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More on Language and Loss

Posted 2/19/2015

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  Let us consider a second blog about language to be continuing a good theme rather than my being stuck for content. I don't think that we can over estimate the importance of language, and another article that crossed my desk has been very much in my thoughts. From JAMA, it is about the military language often associated with cancer, and, particularly, the frequent tag in obituaries about someone "losing the battle with cancer".

  Although I come from a multi-generation military family and although I am very proud of that heritage, I hate these metaphors. I have told my own children that I will haunt them if they ever say anything remotely like this about me. People struggling with cancer have all too many losses. We may lose our sense of inner strength, our bodies change; we may lose work, money, friends. We may lose the ability to do things that we have enjoyed, and our future options may be more limited.

  We don't ever, from my perspective, lose a battle. Cancer does not win. Cancer may eventually overpower us and kill us, but how we live defines our success. You know the cliche about "Nothing thumbs its' nose at death like a life well lived." This is where we put our energy. I regularly suggest to my patients that we all have to live our lives as though the cancer will not return; if it does recur, we will deal with it then. If it is has already recurred and we are living the more difficult situation of metastatic cancer, it is even more important to live our days in the ways that most gratify us. As one woman recently said: "Do it so you have regrets rather than doing nothing and never risking regrets."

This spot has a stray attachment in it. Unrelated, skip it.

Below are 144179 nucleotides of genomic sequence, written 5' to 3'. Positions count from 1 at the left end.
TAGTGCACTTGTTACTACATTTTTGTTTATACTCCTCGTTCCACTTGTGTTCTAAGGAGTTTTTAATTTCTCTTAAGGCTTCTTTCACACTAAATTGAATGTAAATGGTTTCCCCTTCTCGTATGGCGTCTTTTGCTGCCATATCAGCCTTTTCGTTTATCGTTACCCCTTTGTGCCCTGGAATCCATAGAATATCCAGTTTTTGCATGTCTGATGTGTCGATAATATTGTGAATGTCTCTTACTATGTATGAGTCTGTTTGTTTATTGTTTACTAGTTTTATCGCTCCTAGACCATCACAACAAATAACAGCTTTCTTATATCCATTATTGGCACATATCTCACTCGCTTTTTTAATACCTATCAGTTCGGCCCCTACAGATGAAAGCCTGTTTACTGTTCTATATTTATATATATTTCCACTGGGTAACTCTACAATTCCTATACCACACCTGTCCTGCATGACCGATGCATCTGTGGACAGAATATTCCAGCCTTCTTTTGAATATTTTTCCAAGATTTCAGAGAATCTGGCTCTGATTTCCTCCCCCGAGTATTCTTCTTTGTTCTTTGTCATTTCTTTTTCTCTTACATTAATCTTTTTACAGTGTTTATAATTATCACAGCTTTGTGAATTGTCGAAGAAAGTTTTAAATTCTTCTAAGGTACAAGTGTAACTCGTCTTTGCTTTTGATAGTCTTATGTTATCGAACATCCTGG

This is all a prologue to this wonderful essay by Dr. Lee Ellis. Here is an excerpt and a link to read more:

 
Using the battle metaphor implies that if a patient
fights hard enough, smart enough, and/or long enough,
he or she will be able to win thewar. Unfortunately, and
with rare exceptions, patients with metastatic cancer
cannot conquer cancer (win the “war”) no matter how
hard they fight.We have far too few effective curative
treatments and interventions. We can celebrate occasional
long-term survivors, but for the most part,we do
not know why one person is alive 15 years after the diagnosis
of advanced cancer, whereas another dies 9
months after the diagnosis. Patients with “curable” disease
are cured because treatment eradicates every last
cell,not because the patient did or did not somehow fight
valiantly.

http://oncology.jamanetwork.com/article.aspx?articleid=2108855

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